The sequel’s title says it all – he’s alive and kicking up powder in Austria with his son, Junior, fighting off packs of wolves (without killing them) unarmed with bare hands, skiing down the slopes, without taking off his winter jacket even once in the sequence. It cannot get any more real than that in Bollywood. And when he’s not busy playing dad or a spy in voluntary retirement, he spray-paints his love for wife Zoya on snow-capped mountain slopes to Atif Aslam’s Dil Diya Gallan in big-eyed wonderment. Nothing much has changed for Khan and his indomitable cinematic appeal since Ek Tha Tiger, though the same cannot be said for Kaif, despite her enviable pilates lean body. This Tiger is burning brighter than ever and Khan wings the film with indefatigable ease, never mind a couple of awkward supporting cast members and an askew, inconsistent pace of the film which could have been sharper and faster.

What I loved about Tiger Zinda Hai:

  1. Sheer girl power in the film. Where in Bollywood films does a wife rescue her husband in a war-struck country and drive him around without him switching to the wheel mid-save? The said wife, Katrina, is a bad-ass Bhabhi from her current location in Austria who swivels guns better than rolling pins in Ikrit, Iraq.
  2. Salman Khan skiing on the Innsbruck slopes, fully clothed.
  3. What’s better than a shirtless Salman? A bloodied warrior Salman toting double guns saving 39 Indian and Pakistani nurses!
  4. I loved Iranian born and UAE resident, Sajjad Delafrooz’s consummate performance as the antagonist Abu Usman, but for a verbose sermon he had to give Tiger at the tail end of the film. Restrained and confident acting on his part.
  5. Horses in the action sequences remind you why fast cars and bikes use horse power units of measurement in the first place and with Salman riding one, it’s a cinema freeze frame for life.
  6. Not using divisive political tactics in the film’s narrative, but humanitarian ones.
  7. The White House representative with an uncanny Sarah Huckabee accent, sans any Trumpa Loompa.
  8. The film only has two songs picturized on the lead cast of Khan and Kaif – Dil Diya Gallan in the beginning and the second, Swag Se Swagat at the end.
  9. What Khan’s presence in the Liwa Desert does for Abu Dhabi tourism is incomparable to anything they could have envisaged for themselves. And Khan wasn’t just another mirage!
  10. I had fun watching Tiger Zinda Hai and wanted to clap in all of Katrina’s bad-ass Bhabhi scenes, and most of the cool sequences.

©Rubina A Khan 2017



The magnificently restored Royal Opera House a historic address in Mumbai since its inauguration by King George V in 1911 and India’s only surviving opera house relegated to redundancy in the 90s, is now open to the culturati. It is no longer just a geographical landmark on the Uber app, but a live destination that’s marking up newer glories contrasting from its original, sepia-toned ones today. This vintage Baroque edifice was where author and columnist, not to mention “ready-to-be-lynched-for-anything” Shobhaa De launched her latest book, Seventy And To Hell With It on a fine December evening last Wednesday. At the garden gathering amidst family and friends, De was on fire, as a discerning hostess in a cobalt blue, custom couture blouse by Abu Jani-Sandeep Khosla and a real zari Jaipur Kota Doria sari greeting her guests, with her luminosity lighting up the de riguer photo-ops and selfies. She then went on to breathe fire in her role as a celebrated author on stage, in conversation with journalist Barkha Dutt and Bollywood actor Kangana Ranaut.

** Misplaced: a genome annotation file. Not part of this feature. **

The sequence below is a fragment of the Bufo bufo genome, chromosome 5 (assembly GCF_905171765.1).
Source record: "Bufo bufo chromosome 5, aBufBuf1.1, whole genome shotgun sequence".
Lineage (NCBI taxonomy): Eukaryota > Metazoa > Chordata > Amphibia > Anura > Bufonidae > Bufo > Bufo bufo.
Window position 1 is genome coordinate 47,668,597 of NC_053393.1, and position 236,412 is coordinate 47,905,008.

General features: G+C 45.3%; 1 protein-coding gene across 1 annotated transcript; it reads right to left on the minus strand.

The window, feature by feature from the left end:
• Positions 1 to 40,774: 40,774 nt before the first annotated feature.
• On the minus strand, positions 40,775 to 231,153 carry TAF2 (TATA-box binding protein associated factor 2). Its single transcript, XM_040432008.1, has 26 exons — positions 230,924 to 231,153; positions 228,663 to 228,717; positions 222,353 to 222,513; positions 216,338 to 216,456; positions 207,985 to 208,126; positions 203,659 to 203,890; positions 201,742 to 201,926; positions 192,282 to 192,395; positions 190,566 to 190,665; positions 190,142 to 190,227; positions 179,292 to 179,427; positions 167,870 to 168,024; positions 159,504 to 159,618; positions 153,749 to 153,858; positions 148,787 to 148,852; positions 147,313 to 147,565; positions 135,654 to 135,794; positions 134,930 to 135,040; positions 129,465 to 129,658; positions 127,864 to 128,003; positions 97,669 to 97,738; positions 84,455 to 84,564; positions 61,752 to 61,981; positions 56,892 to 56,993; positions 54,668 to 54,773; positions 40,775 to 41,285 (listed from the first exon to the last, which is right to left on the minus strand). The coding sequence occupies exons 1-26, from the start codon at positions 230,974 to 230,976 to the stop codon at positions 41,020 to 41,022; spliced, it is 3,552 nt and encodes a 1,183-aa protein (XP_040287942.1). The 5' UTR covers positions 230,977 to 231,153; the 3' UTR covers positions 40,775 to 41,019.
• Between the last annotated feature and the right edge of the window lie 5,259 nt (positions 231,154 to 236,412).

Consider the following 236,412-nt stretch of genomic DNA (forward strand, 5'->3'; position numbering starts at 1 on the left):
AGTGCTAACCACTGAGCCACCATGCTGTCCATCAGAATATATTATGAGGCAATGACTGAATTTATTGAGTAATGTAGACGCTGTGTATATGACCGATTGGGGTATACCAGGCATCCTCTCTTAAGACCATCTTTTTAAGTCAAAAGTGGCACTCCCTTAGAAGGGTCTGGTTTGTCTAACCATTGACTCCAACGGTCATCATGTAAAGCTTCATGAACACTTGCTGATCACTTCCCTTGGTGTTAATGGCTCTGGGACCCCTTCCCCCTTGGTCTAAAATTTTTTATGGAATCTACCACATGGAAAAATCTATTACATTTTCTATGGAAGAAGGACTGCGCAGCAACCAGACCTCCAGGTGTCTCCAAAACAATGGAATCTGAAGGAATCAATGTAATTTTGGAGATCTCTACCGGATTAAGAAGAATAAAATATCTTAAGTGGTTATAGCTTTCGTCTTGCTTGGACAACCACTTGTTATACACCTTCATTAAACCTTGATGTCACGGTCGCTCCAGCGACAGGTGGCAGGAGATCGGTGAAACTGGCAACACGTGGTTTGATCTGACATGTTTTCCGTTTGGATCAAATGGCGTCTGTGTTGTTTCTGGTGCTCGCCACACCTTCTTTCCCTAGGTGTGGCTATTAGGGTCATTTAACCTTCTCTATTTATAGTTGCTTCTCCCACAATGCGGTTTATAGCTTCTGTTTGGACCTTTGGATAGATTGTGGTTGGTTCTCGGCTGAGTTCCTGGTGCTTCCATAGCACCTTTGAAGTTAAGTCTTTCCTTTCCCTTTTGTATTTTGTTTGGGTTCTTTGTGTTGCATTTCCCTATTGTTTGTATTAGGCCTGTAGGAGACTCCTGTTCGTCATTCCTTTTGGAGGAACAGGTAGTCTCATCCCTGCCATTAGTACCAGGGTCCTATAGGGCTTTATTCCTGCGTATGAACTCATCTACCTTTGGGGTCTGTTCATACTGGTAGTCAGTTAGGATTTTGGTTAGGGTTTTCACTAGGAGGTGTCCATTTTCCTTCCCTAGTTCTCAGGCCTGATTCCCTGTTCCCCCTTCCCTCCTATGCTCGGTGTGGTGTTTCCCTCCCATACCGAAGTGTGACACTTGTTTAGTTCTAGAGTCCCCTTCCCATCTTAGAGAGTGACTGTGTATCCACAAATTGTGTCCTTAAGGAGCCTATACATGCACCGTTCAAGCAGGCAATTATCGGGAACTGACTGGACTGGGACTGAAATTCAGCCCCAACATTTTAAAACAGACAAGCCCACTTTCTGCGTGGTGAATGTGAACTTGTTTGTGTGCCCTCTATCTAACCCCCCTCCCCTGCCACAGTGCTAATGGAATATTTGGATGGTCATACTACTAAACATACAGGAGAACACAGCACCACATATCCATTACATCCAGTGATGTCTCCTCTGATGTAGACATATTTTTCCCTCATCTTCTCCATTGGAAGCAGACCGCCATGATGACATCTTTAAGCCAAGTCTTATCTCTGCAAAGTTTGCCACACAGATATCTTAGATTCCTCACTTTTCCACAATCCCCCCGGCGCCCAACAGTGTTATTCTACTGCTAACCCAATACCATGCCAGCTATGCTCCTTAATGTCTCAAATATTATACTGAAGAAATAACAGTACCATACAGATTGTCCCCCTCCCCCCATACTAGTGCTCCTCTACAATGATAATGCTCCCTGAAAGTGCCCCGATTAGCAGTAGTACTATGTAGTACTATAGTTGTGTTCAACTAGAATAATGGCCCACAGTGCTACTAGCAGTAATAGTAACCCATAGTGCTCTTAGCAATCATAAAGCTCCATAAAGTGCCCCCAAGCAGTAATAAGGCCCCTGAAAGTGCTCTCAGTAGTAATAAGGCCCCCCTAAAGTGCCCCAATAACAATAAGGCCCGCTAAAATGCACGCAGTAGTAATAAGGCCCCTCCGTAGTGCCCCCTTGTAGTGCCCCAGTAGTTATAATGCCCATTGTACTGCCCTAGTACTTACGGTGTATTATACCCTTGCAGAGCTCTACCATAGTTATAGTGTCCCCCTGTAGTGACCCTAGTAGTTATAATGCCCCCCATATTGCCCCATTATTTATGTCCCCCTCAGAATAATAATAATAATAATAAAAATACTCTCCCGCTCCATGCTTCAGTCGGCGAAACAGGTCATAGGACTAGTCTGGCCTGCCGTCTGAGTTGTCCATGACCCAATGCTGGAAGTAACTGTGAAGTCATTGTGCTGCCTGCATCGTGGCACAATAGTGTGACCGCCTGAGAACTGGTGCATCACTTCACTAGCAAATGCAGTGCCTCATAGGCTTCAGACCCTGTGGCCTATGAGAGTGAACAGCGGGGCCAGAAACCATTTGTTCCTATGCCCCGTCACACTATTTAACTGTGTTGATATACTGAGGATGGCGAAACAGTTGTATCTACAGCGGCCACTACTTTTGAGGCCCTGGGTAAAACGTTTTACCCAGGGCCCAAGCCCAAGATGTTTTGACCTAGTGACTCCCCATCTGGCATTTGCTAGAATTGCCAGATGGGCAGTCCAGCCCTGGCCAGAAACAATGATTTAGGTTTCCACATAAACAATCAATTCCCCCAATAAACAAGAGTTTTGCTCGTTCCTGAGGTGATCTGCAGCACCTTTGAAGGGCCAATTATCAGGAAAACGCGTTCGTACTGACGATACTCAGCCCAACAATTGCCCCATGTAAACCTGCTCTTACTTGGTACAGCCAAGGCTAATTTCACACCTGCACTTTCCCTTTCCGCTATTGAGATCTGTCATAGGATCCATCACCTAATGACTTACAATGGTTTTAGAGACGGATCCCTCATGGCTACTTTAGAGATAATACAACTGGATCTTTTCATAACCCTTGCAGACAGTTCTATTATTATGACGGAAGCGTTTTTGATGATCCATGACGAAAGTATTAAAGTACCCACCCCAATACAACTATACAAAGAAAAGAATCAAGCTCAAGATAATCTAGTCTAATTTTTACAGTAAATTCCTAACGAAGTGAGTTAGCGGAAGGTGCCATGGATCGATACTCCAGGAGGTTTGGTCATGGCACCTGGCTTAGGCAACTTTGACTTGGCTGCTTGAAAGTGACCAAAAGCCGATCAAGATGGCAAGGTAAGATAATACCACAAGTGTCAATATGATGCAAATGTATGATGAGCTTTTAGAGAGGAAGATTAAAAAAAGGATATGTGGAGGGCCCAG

The conversation revolved around sex, the celebration of age and beauty in every stage of a woman’s life, the empowerment of women and the power of speaking up, changing the patriarchal guard and living your life wholly on your terms to a full (Opera) House. De’s quintessential ability to turn anything on its head without so much of an arch of her eyebrows or her “De resting face” with a diverse point of view that could swing from radical to pure nonchalance is what makes her one of the most read and heard “Made in Mumbai” voices in India. Had I been in conversation with her about the book on stage, my opening question would have been “How is sex at seventy, Shobhaa?” because her immediate response would have been far more entertaining and memorable than the latest Bollywood film!

In Delhi, fashion’s most formidable force, Sunil Sethi previewed his collaborative design effort, Indie Eye sunglasses and eyewear, with artist Jayanta Roy and designer Tanira Sethi at a Lutyens lawn gig at The Lodhi in conjunction with designer Ashish N Soni’s celebratory 25 year milestone in the fashion business. Indie Eye will be launched in Milan in 2018. The mannequins wore the fashionXart eyewear dressed in Soni’s exquisite all-black Spring Summer 2018 line in a contemporary hard-metal open-air installation tent, alongside a white garment installation which was as enchanting as it was dreamy, exhibiting his structured and minimalistic design ethos beautifully.

There was Artificial Intelligence to talk to Soni, Sethi and Saif Ali Khan (Taimur’s father!) about all things fashion which was interesting, but the Glam-Cam was a monster fail. A garden gig on a Saturday night in the freezing cold temperatures of Delhi surprisingly brought out the warmth in all its glamorous guests, well, almost all. To attend an alfresco cocktail event like this is a Game of Thrones gamble – you either winter wing it in Uggs and cashmere or you whinge all night about the cold, over endless drinks, which is rather unfashionable.

©Rubina A Khan 2017